Recently I came across a very good book on writing maintainable code: https://amzn.com/1491953527.
This book is written by very experienced authors (from Software Improvement Group – SIG). What I like about this book is, it condenses the experiences of the authors in 10 specific guidelines. Based on my experience working in real-world code and trying to improve the code, I felt that the selection of best practices is really good and stands out.
- Write short units of code: limit the length of methods and constructors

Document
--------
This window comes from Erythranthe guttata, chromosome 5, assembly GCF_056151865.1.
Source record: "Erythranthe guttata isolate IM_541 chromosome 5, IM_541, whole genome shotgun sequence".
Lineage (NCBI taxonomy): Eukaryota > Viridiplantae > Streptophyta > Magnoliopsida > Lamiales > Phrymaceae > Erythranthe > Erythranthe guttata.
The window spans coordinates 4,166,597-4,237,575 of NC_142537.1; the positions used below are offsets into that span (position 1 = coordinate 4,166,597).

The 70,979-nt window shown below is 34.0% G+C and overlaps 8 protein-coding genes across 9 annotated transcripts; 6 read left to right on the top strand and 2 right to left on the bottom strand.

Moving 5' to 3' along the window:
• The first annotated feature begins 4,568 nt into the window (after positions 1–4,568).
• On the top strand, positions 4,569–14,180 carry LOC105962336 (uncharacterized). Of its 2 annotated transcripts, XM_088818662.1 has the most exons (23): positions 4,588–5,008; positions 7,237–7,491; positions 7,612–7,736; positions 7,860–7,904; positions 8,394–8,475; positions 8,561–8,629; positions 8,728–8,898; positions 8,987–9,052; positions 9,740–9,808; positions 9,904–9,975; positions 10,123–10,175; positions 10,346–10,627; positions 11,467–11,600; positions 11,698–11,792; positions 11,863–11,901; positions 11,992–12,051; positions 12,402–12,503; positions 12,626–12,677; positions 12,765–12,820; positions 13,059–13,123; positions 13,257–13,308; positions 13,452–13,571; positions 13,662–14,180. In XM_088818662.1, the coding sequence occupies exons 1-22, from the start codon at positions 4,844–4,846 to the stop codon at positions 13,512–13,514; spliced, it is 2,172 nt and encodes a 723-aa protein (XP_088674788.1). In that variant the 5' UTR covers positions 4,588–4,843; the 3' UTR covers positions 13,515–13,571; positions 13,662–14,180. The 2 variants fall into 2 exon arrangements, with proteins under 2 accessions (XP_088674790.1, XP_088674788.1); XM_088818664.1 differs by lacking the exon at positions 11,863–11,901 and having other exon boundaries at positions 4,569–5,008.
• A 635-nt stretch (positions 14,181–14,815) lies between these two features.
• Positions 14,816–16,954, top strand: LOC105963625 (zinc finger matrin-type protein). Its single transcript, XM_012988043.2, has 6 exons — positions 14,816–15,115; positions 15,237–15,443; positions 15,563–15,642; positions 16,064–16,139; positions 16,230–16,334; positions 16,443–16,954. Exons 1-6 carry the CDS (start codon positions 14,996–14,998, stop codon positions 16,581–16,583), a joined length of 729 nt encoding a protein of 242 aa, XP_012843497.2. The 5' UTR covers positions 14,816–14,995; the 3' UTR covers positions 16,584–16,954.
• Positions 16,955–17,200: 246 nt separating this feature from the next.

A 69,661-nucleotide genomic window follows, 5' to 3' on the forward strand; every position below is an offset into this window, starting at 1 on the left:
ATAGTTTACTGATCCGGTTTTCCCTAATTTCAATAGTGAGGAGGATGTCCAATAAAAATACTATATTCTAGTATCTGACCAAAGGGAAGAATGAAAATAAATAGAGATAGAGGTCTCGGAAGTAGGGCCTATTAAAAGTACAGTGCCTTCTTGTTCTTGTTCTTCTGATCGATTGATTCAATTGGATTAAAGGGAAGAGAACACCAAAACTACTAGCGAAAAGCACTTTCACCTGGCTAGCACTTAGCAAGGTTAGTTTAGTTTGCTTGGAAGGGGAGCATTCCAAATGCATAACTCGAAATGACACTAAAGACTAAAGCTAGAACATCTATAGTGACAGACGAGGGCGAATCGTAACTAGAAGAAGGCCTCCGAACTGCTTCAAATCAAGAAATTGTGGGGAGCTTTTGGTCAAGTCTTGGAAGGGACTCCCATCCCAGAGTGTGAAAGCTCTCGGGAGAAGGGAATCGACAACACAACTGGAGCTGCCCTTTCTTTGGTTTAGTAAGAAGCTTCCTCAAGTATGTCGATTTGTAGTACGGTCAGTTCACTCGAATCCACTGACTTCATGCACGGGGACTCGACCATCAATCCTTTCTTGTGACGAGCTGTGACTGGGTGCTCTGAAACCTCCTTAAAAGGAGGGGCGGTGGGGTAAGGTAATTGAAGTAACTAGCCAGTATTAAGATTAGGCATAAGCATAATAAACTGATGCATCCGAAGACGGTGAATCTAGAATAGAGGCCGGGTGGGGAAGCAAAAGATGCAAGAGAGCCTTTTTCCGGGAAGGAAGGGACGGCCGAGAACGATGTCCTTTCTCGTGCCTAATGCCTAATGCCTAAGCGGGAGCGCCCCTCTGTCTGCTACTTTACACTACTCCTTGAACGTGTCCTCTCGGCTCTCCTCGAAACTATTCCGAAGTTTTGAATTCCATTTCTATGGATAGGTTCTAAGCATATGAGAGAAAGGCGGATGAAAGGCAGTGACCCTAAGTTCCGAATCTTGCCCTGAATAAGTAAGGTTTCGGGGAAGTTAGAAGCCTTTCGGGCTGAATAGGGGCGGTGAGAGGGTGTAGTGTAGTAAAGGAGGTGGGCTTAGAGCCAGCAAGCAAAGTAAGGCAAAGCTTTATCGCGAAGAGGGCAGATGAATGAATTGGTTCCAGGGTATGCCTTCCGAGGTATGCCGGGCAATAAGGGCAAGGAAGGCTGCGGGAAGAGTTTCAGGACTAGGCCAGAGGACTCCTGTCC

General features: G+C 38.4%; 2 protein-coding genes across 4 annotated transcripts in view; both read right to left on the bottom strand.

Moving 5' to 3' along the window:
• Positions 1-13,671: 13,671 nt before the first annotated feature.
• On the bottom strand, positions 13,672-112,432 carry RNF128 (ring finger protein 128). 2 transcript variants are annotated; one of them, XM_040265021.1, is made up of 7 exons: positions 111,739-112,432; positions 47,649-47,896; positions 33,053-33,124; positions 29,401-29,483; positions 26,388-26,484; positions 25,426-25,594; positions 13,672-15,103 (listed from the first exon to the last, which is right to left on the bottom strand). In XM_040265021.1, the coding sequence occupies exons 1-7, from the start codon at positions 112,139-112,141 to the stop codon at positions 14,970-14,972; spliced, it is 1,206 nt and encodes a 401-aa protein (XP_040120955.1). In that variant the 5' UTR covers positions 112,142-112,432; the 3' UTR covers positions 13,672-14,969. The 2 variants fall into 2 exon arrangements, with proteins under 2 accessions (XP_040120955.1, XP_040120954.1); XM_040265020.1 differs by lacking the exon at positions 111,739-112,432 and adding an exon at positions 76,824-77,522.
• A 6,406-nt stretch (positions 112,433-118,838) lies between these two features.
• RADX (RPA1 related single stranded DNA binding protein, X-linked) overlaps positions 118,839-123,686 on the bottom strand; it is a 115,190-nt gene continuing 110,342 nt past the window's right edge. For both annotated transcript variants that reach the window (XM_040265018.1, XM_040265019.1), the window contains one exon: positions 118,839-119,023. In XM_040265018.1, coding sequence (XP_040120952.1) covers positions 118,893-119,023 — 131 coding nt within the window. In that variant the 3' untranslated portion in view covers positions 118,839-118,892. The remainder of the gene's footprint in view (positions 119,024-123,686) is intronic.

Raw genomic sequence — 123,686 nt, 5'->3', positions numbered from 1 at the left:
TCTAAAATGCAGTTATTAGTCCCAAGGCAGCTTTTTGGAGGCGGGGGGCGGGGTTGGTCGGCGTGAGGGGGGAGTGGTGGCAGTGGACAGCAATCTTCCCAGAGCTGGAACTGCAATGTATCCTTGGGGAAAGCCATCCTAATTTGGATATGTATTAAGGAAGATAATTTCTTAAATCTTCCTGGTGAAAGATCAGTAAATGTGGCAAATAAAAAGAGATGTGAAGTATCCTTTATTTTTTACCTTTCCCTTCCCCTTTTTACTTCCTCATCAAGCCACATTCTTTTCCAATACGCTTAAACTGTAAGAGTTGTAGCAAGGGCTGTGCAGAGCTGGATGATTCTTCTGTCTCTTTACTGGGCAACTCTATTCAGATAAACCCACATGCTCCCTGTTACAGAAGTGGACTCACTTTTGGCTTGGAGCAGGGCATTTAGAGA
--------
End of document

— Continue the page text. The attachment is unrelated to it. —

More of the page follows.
- Write simple units of code: limit the number of branch points per method
- Write code once, rather than risk copying buggy code
- Keep unit interfaces small by extracting parameters into objects
- Separate concerns to avoid building large classes
- Couple architecture components loosely
- Balance the number and size of top-level components in your code
- Keep your codebase as small as possible
- Automate tests for your codebase
- Write clean code, avoiding “code smells” that indicate deeper problems
The examples in this book are in Java, and a C# version is also available (https://amzn.com/1491954523).